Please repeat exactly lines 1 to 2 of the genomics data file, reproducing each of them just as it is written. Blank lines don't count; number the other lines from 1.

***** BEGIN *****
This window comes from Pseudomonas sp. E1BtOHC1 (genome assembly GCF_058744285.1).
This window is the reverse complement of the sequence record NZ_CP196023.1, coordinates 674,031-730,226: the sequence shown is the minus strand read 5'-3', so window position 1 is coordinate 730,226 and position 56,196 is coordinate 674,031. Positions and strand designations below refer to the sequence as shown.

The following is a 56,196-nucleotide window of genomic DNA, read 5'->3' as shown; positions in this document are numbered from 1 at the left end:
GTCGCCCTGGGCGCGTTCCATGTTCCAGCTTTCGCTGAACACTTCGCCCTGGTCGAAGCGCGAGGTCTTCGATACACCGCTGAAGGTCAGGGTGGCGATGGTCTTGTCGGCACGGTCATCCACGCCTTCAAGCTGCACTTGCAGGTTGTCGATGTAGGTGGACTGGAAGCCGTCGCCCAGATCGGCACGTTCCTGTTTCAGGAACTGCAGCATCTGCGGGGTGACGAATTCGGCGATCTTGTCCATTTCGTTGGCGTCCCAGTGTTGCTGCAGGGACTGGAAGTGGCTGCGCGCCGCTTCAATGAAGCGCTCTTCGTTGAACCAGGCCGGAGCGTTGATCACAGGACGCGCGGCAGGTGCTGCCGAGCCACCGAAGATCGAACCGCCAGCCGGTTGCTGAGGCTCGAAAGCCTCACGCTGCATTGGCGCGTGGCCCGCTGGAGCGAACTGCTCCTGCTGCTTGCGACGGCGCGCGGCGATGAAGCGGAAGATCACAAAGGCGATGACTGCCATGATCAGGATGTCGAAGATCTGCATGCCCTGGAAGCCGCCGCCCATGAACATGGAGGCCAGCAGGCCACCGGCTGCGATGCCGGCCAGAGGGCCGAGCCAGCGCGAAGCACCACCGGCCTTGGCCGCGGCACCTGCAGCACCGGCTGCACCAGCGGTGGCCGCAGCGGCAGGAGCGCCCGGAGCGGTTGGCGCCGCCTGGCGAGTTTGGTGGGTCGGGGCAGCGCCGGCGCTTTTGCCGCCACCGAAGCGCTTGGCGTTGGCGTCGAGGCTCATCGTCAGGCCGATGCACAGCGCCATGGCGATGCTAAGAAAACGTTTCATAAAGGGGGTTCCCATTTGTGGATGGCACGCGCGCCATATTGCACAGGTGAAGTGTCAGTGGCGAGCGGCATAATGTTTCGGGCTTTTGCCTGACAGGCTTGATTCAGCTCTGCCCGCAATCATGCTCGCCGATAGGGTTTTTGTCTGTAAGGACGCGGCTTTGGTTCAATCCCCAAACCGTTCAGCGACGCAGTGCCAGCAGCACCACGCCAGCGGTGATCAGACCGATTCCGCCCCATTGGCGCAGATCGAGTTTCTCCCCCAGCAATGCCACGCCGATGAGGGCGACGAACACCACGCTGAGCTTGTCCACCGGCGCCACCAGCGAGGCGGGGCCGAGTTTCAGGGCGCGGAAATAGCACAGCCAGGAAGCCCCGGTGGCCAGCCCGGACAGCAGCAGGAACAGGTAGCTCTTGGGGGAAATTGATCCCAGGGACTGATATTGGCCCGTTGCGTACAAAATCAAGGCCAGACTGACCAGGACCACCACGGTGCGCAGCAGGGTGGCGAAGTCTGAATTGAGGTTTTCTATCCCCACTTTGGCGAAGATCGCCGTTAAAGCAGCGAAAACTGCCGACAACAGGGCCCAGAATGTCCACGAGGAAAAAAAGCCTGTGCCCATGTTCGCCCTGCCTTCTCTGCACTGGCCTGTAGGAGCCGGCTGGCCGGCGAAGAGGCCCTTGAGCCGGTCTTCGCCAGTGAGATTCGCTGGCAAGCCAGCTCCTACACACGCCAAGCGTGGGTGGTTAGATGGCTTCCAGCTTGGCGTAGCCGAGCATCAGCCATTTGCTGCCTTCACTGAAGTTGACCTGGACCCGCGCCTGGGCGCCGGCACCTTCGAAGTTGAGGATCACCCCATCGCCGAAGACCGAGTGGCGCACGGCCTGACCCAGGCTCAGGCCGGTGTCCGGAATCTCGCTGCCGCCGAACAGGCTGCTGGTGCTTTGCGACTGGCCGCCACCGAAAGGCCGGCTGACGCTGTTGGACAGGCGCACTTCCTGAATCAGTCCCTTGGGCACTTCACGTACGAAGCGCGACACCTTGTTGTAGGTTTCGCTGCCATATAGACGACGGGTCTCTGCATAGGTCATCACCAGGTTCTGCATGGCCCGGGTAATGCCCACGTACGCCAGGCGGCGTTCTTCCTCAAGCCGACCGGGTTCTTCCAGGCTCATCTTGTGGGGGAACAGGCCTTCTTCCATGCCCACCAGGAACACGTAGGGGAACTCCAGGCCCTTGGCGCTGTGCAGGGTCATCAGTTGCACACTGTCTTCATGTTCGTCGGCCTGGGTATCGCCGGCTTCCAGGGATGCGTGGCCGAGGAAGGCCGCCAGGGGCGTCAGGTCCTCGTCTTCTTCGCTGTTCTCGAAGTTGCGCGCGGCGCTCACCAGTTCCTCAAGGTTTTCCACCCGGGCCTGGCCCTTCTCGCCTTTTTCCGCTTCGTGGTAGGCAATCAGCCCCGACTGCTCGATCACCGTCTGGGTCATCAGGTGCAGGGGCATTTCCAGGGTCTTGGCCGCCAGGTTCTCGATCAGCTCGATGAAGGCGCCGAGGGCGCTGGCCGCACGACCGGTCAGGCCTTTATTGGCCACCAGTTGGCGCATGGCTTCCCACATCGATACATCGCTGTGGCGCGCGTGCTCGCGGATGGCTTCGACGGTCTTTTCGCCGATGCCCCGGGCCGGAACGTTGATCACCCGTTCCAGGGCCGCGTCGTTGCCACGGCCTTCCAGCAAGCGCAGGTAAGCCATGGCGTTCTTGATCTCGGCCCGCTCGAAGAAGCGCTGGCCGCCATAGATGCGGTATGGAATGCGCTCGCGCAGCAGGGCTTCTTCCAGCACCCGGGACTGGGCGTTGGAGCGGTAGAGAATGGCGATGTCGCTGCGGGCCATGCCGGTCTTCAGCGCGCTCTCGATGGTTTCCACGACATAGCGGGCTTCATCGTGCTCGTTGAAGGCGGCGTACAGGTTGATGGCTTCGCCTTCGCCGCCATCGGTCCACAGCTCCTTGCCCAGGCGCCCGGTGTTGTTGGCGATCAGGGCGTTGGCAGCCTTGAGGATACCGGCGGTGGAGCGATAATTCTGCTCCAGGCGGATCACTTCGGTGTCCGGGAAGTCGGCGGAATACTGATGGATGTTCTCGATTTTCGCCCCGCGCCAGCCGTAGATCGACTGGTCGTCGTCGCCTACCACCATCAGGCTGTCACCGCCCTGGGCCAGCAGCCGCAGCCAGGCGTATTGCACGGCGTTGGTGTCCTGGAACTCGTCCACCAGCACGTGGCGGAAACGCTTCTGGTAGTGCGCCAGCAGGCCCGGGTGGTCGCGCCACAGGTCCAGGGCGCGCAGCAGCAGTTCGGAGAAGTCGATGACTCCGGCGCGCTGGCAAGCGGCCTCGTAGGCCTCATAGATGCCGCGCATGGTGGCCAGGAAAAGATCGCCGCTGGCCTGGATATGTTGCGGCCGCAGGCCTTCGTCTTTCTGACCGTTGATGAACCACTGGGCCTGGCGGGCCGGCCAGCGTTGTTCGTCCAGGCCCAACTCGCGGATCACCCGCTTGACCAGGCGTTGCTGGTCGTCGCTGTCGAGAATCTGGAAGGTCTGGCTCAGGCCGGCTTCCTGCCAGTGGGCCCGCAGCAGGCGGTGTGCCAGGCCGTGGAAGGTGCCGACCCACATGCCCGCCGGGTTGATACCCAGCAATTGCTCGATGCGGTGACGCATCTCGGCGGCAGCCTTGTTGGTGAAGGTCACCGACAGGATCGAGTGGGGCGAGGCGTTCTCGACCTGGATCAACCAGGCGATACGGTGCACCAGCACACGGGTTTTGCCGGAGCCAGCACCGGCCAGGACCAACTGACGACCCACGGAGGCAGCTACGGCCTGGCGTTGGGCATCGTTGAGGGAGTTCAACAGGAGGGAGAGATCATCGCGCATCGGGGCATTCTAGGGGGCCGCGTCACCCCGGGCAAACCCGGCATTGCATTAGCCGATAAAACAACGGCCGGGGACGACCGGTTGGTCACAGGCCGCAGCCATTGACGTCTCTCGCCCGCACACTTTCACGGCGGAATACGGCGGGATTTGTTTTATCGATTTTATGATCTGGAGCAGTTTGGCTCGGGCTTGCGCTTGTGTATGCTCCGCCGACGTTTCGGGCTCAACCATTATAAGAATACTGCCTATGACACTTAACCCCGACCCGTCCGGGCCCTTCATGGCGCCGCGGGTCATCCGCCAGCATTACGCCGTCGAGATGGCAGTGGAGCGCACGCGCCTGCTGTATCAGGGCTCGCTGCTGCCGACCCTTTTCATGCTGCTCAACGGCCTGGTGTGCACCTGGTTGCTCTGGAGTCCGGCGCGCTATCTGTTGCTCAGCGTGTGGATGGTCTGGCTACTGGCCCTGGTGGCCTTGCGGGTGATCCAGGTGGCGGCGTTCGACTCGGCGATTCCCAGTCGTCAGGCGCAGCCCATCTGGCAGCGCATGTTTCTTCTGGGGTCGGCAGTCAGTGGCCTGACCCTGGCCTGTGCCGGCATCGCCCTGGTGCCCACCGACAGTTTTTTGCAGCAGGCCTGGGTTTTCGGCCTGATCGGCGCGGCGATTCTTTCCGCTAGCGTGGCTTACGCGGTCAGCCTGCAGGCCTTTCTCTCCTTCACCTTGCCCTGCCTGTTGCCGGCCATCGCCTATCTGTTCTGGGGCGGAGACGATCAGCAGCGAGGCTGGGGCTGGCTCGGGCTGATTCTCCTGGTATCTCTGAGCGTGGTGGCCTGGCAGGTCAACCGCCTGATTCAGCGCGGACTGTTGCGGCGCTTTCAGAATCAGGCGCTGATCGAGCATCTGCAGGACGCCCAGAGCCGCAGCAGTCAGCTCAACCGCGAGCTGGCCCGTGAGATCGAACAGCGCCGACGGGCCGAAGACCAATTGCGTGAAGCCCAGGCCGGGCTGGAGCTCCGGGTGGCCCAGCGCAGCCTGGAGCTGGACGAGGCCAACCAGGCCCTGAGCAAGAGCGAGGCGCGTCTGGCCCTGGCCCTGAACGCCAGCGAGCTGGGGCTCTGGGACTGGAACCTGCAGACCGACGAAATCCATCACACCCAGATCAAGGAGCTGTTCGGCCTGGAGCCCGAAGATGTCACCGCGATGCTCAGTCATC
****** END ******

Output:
This window comes from Pseudomonas sp. E1BtOHC1 (genome assembly GCF_058744285.1).
This window is the reverse complement of the sequence record NZ_CP196023.1, coordinates 674,031-730,226: the sequence shown is the minus strand read 5'-3', so window position 1 is coordinate 730,226 and position 56,196 is coordinate 674,031. Positions and strand designations below refer to the sequence as shown.